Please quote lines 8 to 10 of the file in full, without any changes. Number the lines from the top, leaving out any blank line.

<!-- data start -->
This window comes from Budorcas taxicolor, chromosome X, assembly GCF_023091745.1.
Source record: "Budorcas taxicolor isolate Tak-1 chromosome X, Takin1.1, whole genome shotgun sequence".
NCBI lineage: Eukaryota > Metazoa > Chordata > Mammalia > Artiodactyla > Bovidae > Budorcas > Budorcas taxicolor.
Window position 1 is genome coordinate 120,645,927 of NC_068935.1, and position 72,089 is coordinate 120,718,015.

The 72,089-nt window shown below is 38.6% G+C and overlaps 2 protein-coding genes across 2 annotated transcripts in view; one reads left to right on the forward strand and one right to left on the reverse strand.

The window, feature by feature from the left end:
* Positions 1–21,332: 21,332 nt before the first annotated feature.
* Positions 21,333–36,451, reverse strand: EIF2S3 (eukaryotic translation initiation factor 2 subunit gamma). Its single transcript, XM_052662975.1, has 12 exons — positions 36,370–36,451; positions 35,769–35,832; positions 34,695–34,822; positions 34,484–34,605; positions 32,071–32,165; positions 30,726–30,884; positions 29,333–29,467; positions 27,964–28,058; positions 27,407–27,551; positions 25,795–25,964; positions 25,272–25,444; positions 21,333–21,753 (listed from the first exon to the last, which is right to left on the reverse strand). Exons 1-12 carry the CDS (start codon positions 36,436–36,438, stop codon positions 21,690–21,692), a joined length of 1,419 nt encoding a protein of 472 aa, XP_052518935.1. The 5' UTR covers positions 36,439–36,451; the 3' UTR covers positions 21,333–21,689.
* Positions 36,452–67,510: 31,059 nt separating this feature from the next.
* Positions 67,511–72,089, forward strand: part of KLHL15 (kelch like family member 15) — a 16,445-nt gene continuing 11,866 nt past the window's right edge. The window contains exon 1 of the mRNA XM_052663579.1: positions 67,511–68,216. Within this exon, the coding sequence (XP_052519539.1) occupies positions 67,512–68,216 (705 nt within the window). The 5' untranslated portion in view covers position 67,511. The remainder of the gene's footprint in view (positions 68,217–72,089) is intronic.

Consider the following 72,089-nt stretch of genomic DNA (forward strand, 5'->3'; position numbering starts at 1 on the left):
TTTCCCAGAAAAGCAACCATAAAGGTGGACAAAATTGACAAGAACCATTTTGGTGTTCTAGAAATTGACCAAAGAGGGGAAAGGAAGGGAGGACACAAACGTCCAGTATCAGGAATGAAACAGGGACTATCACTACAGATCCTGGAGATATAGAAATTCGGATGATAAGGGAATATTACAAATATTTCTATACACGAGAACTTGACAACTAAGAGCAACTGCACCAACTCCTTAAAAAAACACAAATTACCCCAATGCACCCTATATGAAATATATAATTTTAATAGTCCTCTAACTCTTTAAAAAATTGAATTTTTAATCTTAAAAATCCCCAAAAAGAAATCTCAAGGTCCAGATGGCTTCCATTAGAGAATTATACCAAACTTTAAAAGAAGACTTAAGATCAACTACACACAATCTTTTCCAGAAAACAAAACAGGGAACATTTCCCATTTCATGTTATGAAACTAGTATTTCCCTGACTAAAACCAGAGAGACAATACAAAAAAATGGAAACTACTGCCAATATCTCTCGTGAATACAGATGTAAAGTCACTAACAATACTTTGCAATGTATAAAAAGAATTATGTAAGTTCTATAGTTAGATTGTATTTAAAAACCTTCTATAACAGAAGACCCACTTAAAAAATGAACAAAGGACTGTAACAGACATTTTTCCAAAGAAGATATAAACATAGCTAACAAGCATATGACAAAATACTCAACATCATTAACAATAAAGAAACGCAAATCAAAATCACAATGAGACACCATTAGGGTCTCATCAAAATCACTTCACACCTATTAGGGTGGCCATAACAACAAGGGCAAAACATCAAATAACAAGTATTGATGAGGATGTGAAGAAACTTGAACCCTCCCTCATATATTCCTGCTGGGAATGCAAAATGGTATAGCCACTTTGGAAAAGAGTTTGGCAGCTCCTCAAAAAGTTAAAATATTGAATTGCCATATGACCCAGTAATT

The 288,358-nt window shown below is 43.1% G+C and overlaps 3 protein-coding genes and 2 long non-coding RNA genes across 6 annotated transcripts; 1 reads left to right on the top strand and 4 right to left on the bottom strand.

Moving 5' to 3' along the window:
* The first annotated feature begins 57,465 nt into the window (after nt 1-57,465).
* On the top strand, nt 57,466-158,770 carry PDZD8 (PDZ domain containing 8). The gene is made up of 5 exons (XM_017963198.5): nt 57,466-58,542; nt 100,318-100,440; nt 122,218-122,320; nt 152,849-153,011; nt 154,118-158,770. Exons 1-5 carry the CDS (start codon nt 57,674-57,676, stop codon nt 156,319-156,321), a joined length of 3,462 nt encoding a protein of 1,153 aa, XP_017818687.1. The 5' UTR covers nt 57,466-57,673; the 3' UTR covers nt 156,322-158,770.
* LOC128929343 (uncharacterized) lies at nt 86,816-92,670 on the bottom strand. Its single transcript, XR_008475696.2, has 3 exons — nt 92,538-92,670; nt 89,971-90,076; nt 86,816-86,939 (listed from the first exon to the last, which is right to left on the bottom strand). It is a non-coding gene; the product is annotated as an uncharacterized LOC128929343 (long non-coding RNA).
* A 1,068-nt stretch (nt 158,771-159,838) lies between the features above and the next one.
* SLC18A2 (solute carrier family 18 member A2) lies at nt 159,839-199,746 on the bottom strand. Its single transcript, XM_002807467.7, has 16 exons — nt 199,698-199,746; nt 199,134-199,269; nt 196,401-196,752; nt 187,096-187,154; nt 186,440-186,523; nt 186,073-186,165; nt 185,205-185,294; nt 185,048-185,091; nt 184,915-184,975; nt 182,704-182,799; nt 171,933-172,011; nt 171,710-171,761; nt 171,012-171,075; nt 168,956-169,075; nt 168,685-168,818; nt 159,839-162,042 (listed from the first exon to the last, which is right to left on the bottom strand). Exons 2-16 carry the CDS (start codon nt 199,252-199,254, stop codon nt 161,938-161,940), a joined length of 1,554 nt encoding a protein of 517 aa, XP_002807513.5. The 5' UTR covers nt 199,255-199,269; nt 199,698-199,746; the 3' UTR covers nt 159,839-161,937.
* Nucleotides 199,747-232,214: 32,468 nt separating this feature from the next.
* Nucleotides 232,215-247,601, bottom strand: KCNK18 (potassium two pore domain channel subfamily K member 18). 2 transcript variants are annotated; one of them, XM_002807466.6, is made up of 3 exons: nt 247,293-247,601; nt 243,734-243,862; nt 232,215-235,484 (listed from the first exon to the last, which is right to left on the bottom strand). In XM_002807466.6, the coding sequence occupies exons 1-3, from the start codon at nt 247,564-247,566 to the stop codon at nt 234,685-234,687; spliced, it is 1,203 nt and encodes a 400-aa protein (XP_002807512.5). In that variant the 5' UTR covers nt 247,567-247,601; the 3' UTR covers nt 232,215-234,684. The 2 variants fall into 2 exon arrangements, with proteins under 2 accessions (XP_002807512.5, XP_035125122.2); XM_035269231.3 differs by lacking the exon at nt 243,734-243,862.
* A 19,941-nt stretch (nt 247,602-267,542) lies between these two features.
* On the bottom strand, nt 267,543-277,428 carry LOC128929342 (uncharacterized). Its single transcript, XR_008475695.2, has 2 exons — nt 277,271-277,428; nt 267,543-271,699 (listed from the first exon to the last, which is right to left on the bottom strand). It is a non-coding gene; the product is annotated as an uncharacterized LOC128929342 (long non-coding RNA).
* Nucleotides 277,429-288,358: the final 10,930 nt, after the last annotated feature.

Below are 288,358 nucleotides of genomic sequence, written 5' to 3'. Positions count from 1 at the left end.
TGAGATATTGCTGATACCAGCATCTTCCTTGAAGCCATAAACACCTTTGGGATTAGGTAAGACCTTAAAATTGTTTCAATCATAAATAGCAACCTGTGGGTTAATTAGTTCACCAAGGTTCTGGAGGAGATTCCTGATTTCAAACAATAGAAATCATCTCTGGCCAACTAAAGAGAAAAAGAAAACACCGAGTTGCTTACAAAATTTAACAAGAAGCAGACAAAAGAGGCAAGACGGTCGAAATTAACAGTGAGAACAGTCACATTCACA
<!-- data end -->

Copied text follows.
* Positions 21,333–36,451, reverse strand: EIF2S3 (eukaryotic translation initiation factor 2 subunit gamma). Its single transcript, XM_052662975.1, has 12 exons — positions 36,370–36,451; positions 35,769–35,832; positions 34,695–34,822; positions 34,484–34,605; positions 32,071–32,165; positions 30,726–30,884; positions 29,333–29,467; positions 27,964–28,058; positions 27,407–27,551; positions 25,795–25,964; positions 25,272–25,444; positions 21,333–21,753 (listed from the first exon to the last, which is right to left on the reverse strand). Exons 1-12 carry the CDS (start codon positions 36,436–36,438, stop codon positions 21,690–21,692), a joined length of 1,419 nt encoding a protein of 472 aa, XP_052518935.1. The 5' UTR covers positions 36,439–36,451; the 3' UTR covers positions 21,333–21,689.
* Positions 36,452–67,510: 31,059 nt separating this feature from the next.
* Positions 67,511–72,089, forward strand: part of KLHL15 (kelch like family member 15) — a 16,445-nt gene continuing 11,866 nt past the window's right edge. The window contains exon 1 of the mRNA XM_052663579.1: positions 67,511–68,216. Within this exon, the coding sequence (XP_052519539.1) occupies positions 67,512–68,216 (705 nt within the window). The 5' untranslated portion in view covers position 67,511. The remainder of the gene's footprint in view (positions 68,217–72,089) is intronic.